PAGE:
The election of the two chief rabbis on Wednesday dominates front pages Thursday morning, with coverage both playing up the dynastic element of the victors (“Princes’ victory” — Yedioth Ahronoth), and the wider political/religious implications of the results (“Victory of the ultra-Orthodox over the National Religious” — Haaretz).
Indeed, though rabbis David Lau and Yitzhak Yosef were considered the “safe” choices, both of them sons of former chief rabbis and members of rabbinic dynasties, newspaper people found plenty to write about them, the race, and what it all means.
“In the race for the chief rabbi there are no winners, only losers,” Yoaz Hendel writes in Yedioth. “What was will be. … But unlike the royal family in Britain now celebrating the birth of a new offspring, the heads of Israel’s religious establishment aren’t just a symbol, they are also decision makers. The Chief Rabbinate has a monopoly of marriage and kashrut. They are responsible for the shmita fallow year on agriculture, they are the face of good Judaism, and sometimes too close to bad. The national religious put their hope in Rabbi [David] Stav. From an internal political view, they failed. The Haredi parties have proven that when it comes to respect of the Torah, respect of Torah scholars, and of course respect of a large kashrut system that brings in reams of money, they are not suckers.”
Maariv’s Shalom Yerushalmi writes that the victories, particularly Yosef’s, represent revenge by the Shas party for their political defeat at the hands of the national-religious (read Jewish Home) during elections and coalition talks last spring.
“[Shas spiritual leader] Rabbi Ovadia Yosef led, by himself, at age 93, a campaign with tremendous importance. On a historic level, we are talking here about a bloody struggle between Haredim, principally Sephardic, and between the national religious.… From the view of Ovadia and other Shas spiritual leaders, Naftali Bennet’s Jewish Home is not Jewish at all, and control of the Chief Rabbinate is not different from Amalek controlling the main centers of halachic power. Yesterday, Ovadia Yosef vanquished the two national religious candidates in favor of the two new Haredi chief rabbis, David Lau and his son, Yitzhak Yosef.”
The fact that two sons of former chief rabbis won the position shows that nepotism is the real victor, Haaretz’s Anshel Pfeffer writes, which perfectly fits the grotesque nature of the institution.
“There is no hope for the Chief Rabbinate of Israel,” he writes. “Not as long as it is joined at the hip to politics, and not as long as Israelis are unwilling to liberate their Jewish heritage from the rabbis.… With Yosef and Lau, the Chief Rabbinate will remain nepotistic, superfluous, gray, corrupt and irrelevant to Israeli society, free to bully the people who need its services. Until the people rise up and demand that it be abolished, this is the rabbinate we deserve.”
In that vein, Yisrael Hayom’s Yehuda Shlezinger writes that it will be up to the new chief rabbis to reform and rehab the image of the institution, which is just as Pfeffer described it. And seeing as they are young guns from outside the system hungry to shake things up this will clearly be their first priority. Except not. Yet Shlezinger says they are bigger mavericks than anyone is giving them credit for.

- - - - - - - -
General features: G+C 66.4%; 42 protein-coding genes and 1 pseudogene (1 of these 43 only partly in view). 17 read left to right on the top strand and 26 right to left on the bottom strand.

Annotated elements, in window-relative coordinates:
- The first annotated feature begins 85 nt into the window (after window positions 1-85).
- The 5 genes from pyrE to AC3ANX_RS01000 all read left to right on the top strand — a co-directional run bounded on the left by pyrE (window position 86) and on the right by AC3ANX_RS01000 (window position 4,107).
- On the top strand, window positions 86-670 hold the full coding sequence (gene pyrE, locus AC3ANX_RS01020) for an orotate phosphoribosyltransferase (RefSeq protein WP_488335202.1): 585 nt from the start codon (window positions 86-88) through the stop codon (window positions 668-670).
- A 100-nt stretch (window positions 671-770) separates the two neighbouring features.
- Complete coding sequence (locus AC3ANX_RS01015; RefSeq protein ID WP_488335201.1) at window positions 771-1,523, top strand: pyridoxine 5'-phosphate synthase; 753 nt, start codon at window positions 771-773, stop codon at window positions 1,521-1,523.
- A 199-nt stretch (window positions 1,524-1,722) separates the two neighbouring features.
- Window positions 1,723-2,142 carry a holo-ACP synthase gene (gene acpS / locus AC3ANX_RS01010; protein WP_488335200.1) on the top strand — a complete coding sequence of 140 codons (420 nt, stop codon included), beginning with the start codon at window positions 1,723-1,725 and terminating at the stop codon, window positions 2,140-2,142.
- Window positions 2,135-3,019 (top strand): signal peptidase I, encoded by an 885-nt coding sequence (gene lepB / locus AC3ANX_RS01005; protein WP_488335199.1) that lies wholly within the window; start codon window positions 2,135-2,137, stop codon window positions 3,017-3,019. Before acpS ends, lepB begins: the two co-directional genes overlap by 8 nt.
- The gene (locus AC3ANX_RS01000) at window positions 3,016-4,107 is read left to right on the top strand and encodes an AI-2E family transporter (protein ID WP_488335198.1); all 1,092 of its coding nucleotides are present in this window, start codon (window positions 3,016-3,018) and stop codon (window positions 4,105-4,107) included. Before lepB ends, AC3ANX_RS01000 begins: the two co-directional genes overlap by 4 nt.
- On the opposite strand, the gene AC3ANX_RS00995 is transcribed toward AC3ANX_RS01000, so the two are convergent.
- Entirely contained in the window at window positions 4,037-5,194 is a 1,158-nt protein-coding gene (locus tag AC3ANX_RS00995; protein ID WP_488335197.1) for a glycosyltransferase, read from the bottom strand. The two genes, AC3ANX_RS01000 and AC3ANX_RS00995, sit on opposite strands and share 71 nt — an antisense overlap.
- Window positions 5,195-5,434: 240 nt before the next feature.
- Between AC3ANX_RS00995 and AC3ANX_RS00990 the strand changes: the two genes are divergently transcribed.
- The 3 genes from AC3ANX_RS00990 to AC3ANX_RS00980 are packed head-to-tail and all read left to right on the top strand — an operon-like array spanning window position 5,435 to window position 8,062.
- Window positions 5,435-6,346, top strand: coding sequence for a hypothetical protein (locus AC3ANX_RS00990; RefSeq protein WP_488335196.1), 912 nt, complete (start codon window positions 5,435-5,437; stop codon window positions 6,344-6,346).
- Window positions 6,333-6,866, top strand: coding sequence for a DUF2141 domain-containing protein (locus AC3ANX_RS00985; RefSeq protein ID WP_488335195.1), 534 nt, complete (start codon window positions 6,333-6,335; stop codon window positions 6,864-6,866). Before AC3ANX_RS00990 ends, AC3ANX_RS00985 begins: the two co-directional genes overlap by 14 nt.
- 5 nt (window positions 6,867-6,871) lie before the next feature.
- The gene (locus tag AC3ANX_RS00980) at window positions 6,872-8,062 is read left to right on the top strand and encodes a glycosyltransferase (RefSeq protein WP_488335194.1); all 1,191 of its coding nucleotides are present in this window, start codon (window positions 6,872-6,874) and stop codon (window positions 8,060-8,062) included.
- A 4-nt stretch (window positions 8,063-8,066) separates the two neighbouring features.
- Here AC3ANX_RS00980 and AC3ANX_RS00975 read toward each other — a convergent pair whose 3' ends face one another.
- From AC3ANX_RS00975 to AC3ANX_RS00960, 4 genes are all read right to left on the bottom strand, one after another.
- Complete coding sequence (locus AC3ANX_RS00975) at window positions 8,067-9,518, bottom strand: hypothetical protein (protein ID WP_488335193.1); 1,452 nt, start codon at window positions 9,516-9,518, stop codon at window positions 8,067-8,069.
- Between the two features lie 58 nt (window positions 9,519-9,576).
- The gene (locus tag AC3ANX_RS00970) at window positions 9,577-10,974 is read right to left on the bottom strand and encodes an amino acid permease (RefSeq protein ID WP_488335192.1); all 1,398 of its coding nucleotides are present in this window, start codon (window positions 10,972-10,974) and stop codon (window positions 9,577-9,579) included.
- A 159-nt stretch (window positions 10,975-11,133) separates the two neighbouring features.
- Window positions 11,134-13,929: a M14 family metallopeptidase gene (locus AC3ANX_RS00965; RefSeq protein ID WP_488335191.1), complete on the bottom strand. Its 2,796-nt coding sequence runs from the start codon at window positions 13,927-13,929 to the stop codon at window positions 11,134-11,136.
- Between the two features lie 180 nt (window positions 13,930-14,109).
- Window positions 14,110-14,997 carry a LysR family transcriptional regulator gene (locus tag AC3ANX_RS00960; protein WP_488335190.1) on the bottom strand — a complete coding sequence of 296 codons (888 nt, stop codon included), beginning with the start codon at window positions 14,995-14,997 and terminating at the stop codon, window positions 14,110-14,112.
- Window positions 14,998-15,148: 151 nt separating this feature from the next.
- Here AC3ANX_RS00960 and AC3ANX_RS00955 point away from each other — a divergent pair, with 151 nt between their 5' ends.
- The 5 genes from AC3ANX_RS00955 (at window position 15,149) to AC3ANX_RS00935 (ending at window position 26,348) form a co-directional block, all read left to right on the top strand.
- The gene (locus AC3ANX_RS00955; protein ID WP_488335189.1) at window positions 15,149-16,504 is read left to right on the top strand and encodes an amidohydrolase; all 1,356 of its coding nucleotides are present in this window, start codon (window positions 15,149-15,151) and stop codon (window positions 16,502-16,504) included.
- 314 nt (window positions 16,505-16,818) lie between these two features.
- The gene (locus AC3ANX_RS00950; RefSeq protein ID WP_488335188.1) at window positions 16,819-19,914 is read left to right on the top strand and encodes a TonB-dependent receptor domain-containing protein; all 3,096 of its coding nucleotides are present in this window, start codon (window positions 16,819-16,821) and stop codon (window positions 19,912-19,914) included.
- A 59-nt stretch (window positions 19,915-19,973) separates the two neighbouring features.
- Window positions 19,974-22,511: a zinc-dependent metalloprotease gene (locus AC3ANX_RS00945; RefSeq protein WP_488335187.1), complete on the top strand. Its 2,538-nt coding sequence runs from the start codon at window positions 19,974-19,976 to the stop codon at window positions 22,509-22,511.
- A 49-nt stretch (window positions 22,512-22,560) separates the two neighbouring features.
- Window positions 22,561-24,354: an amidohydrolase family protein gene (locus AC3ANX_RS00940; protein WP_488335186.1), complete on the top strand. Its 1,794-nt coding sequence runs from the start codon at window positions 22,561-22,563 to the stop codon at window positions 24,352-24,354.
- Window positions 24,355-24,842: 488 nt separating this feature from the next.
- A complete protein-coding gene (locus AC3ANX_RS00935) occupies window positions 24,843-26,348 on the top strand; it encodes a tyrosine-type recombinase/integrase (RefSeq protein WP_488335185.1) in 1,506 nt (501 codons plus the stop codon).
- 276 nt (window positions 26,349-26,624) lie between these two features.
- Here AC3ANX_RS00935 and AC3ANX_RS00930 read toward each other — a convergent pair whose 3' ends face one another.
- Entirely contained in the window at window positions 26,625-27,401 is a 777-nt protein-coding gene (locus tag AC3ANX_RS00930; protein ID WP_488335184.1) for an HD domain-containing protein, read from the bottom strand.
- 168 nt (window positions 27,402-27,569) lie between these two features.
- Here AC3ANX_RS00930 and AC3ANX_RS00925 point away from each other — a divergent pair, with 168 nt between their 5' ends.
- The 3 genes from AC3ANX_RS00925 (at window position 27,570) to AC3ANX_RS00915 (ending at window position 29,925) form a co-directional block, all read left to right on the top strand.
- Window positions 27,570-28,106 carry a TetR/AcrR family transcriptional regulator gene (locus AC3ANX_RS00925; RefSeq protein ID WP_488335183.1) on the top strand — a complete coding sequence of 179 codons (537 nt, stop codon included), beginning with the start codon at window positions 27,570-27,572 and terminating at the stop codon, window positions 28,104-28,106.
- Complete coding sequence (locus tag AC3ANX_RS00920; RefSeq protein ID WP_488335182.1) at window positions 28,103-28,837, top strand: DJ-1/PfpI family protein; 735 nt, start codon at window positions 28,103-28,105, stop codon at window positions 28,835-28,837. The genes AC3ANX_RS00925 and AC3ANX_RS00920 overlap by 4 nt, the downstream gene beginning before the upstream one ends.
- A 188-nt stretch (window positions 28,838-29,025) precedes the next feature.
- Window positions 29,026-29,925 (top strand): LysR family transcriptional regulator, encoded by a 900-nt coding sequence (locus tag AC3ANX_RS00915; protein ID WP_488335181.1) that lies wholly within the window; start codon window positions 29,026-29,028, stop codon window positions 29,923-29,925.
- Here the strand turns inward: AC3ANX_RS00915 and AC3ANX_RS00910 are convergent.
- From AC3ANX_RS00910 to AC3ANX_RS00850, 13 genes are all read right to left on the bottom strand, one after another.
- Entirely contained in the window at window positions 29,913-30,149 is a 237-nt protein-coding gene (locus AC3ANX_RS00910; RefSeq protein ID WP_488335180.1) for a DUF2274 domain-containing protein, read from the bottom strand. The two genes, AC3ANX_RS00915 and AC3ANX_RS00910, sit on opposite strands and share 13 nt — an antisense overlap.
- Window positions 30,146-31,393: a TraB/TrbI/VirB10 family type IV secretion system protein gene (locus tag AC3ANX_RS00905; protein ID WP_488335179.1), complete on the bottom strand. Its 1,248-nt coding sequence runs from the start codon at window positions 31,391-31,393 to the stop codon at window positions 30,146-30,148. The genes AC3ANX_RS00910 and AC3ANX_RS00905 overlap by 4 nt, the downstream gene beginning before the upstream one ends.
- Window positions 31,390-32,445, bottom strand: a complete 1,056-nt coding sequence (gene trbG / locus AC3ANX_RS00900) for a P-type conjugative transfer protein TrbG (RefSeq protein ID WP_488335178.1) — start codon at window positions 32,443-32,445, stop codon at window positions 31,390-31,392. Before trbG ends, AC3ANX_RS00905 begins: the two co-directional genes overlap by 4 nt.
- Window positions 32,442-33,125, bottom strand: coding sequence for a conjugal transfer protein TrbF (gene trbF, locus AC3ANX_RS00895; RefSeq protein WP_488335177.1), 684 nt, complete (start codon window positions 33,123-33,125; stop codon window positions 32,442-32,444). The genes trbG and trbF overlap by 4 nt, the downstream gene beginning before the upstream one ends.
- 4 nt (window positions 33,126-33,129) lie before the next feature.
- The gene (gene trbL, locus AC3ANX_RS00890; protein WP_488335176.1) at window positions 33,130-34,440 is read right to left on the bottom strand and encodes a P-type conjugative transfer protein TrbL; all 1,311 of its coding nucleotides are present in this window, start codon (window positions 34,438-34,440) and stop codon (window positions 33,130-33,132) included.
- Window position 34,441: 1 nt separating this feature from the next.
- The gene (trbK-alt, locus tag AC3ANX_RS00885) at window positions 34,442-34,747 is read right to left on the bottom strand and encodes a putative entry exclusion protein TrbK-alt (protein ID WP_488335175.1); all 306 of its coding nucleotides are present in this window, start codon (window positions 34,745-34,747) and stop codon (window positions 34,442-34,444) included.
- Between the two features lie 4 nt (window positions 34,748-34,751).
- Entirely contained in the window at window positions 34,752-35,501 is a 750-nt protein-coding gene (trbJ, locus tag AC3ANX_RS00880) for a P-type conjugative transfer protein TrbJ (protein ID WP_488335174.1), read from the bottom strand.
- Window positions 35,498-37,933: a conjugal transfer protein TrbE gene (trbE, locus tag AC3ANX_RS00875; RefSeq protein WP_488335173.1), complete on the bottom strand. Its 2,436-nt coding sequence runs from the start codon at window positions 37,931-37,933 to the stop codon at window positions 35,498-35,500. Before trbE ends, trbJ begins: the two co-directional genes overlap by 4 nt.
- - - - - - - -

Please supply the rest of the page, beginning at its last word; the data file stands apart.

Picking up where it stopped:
“Their task is a tough one. In the coming days, there will be talk of nepotism, and of family juntas that are continuing to control the rabbinate with two sons of two former chief rabbis, and all of their decisions will be examined against the prism of their Haredi designation against the national religious. For these two it should not be too hard. They are both thought of as Torah scholars in their own rights, and Lau insisted through every stage of the campaign that he is the rabbi of a ‘knitted kipa’ city, and even served in the army. Yosef had rulings more lenient than his father, and those around him say that his rulings helped lead to leniencies from his father’s position on agunot and soldier conversions.”
It’s easy to misspell things when you write in another language (just check any English menu in Israel) but if you’re forging a passport from your greatest enemy to hang out in Canada, you may want to use a spell checker, or at least double check. Yedioth reports, though, that one Iranian family did not heed said advice and tried to enter the not so great Satan with fake Israeli passports. As the paper shows, the “Solomons” family’s passports are riddled with errors, such as replacing a “nun sofit” for a “vav,” (creating the name “Snlnmns”), misspelling Jerusalem, and mixing up Rehovot for the United States (a common mistake, I know, but still.) The paper reports that the family is being held for investigation in Vancouver and is likely seeking political asylum.
Haaretz’s Ari Shavit uses a strange motorcycle analogy to explain that peace should be reached by moving slowly and steadily by bicycle and not by roaring ahead on a Harley, as he claims Ehud Olmert, Ehud Barak and Tzipi Livni all tried to do, to disastrous effect. “If Kerry does not internalize these fundamental insights and insists on a muscular motorcycle, he’ll end up like the bikers before him. But if he finds the right mountain bike, he might surprise us all with peace of another kind: one that is modest, slow, well-grounded and environmentally sound.”